June 7th – 13th
A series of attacks and abductions in the capital Malé this week brought concern and condemnation from politicians and human rights stakeholders.
Reports emerged of groups having previously expressed their concern regarding the publication of content offensive to Islam.
While the Maldivian Democratic Party (MDP) voiced concerns at the reports of the physical assault and threatening of multiple individuals last weekend, the vice president of the Human Rights Commission urged the state to reassure the public of their safety.
Minivan News spoke with previous victims of online threats turned into physical violence, asking how fearful Maldivians should be of online attackers.
Meanwhile, the Maldives representative on the UN Human Rights Council in Geneva pressed the case for greater consideration of religious intolerance, as well as the plight of Palestinians and Syrians.
Maldivian involvement in UN peacekeeping operations was again criticised by local NGO Jamiyatul Salaf, which expressed concern that troops would become embroiled in action against fellow Muslims.
Other foreign entanglements this week were less controversial and potentially more lucrative, with the vice president continuing the search for foreign investors in China while customs officials signed a cooperation deal with UAE authorities.
Home Minister Umar Naseer travelled to the Netherlands this week in order to procure sniffer dogs as part of his anti-drugs campaign – missing a second successive court hearing in the process.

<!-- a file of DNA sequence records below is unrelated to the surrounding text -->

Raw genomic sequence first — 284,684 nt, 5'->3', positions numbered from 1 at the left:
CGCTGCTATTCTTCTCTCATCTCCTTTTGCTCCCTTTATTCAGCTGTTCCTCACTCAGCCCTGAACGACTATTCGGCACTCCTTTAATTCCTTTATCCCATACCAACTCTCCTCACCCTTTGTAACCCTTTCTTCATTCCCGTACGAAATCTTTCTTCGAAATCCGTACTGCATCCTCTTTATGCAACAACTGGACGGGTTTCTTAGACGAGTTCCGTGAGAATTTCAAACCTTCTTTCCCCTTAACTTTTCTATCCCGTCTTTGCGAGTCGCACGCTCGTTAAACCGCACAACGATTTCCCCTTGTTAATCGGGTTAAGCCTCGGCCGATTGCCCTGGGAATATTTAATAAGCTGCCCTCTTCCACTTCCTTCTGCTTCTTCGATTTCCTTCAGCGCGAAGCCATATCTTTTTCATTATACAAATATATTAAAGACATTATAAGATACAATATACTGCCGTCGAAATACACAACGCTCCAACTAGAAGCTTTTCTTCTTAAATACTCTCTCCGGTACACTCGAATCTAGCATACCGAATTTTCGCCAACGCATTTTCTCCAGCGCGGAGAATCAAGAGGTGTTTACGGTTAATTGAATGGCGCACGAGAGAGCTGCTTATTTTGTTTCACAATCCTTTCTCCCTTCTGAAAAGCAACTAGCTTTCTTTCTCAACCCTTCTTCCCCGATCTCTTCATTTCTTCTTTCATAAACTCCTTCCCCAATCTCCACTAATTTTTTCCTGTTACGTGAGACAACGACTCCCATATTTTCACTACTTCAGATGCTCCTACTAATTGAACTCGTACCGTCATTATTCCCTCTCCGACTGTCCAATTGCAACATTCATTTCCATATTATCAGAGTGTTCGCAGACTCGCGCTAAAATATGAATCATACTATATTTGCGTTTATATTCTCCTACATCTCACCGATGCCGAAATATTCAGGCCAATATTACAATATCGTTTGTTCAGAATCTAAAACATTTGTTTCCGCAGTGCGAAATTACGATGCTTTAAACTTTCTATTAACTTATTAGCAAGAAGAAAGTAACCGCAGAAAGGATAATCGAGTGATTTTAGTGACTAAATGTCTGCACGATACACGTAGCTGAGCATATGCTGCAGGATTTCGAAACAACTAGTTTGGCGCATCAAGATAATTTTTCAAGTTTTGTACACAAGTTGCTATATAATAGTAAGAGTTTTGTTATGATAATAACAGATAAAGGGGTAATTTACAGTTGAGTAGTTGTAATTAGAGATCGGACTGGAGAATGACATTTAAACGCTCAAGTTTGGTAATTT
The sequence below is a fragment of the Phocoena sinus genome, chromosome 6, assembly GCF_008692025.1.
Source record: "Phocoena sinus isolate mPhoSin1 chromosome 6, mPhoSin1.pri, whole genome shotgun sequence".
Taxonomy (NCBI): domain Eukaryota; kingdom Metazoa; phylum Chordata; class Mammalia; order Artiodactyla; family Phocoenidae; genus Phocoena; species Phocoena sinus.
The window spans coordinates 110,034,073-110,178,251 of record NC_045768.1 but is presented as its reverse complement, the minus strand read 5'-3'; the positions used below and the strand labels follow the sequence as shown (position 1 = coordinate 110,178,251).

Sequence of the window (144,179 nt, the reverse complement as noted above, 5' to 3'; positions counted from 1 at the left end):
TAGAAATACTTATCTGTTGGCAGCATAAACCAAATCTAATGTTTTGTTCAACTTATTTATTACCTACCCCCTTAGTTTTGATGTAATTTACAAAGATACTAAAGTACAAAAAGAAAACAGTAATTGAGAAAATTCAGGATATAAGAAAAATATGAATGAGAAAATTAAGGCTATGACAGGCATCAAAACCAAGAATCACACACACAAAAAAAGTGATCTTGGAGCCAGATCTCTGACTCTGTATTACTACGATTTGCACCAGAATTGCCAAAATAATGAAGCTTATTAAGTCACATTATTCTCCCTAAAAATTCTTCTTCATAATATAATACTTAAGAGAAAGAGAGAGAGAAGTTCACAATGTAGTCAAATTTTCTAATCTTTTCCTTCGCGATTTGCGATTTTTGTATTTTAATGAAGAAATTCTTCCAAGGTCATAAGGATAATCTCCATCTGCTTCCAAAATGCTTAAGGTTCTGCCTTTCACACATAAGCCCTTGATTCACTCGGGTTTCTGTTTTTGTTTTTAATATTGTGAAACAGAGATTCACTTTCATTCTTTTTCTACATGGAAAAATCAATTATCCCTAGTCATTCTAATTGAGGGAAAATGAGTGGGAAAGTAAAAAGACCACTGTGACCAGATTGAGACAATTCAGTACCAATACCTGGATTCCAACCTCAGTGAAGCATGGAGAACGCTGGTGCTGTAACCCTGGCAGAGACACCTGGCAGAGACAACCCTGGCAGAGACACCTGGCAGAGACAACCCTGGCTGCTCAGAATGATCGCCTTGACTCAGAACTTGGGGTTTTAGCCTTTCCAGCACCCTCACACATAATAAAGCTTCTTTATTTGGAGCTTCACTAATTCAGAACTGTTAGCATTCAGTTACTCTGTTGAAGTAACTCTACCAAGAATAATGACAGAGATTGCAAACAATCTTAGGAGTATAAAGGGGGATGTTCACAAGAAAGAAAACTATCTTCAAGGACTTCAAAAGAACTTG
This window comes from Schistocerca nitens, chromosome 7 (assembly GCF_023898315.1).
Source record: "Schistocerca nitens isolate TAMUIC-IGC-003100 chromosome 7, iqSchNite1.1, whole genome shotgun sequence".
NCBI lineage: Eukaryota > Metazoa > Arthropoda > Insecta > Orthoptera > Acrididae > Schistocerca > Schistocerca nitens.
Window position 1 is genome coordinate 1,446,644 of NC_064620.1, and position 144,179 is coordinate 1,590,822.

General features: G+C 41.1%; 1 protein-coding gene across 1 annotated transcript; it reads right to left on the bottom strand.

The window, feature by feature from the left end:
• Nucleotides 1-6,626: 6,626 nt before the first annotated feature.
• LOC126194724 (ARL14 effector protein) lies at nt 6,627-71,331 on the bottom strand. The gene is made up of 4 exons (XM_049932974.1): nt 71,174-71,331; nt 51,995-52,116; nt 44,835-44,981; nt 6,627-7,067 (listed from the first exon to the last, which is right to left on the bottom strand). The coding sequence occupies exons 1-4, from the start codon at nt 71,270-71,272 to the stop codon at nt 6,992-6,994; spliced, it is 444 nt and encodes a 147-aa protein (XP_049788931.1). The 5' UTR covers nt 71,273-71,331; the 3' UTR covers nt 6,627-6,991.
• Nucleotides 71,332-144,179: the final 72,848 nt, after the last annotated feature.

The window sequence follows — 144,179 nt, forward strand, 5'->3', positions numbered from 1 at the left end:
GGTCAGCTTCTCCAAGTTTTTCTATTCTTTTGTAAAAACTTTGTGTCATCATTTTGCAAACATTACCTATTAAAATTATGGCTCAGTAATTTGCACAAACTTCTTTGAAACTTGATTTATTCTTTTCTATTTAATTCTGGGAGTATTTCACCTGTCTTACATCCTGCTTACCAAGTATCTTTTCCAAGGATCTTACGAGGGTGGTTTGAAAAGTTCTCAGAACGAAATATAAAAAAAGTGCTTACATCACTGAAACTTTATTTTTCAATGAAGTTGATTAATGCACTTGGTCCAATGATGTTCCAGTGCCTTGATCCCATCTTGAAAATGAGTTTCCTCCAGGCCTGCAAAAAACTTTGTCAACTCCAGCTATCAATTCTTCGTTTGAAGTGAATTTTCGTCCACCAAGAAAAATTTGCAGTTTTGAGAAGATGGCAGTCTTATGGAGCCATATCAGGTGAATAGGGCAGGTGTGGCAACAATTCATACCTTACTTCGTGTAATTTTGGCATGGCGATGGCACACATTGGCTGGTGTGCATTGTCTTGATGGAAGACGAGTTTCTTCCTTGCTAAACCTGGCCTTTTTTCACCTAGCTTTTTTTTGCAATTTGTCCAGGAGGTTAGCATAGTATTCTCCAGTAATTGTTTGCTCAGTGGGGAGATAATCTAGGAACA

Details of government attempts to provide a welcoming environment for prospective investors were revealed as details of the recently introduced special economic zones bill emerged – featuring nine largely tax-exempt areas across the country.
One group not be welcoming foreign investment, however, was MATATO which argued that moves to award an exclusive deal to a foreign group would harm both its member businesses and tourists – whose numbers continued to grow last month.
Plans to develop a new airport on Farukolhu Island in Shaviyani atoll were blocked by the Environmental Protection Agency, while environmental NGOs expressed skepticism that the government had the capacity to enforce newly protected ray species.
In the far north, Udha waves – a uniquely Maldivian phenomena – flooded large parts of Haa Alif Dhidhoo while Bluepeace called for the empowerment of local councils across the nation to deal with waste management issues.
Another uniquely Maldivian story was explored by Hulhevi Media, who launched a documentary researching the realities behind the traditional romantic epic ‘Buruni Ballad’.
The power of Malé City Council continued to decline meanwhile as both City and Fini parks were reclaimed for the use of Housing Ministry, while President Abdulla Yameen defended his party’s use of the official residence for political events.
Yameen’s government proposed amendments to a number of laws to align them with the constitution, while Adhaalath Party MP Anara Naeem proposed raise the monthly disability allowance from MVR2,000 to MVR5,000.
The opposition MDP this week restarted political activities after a post-election hiatus, with the opening of a new party haruge in Malé.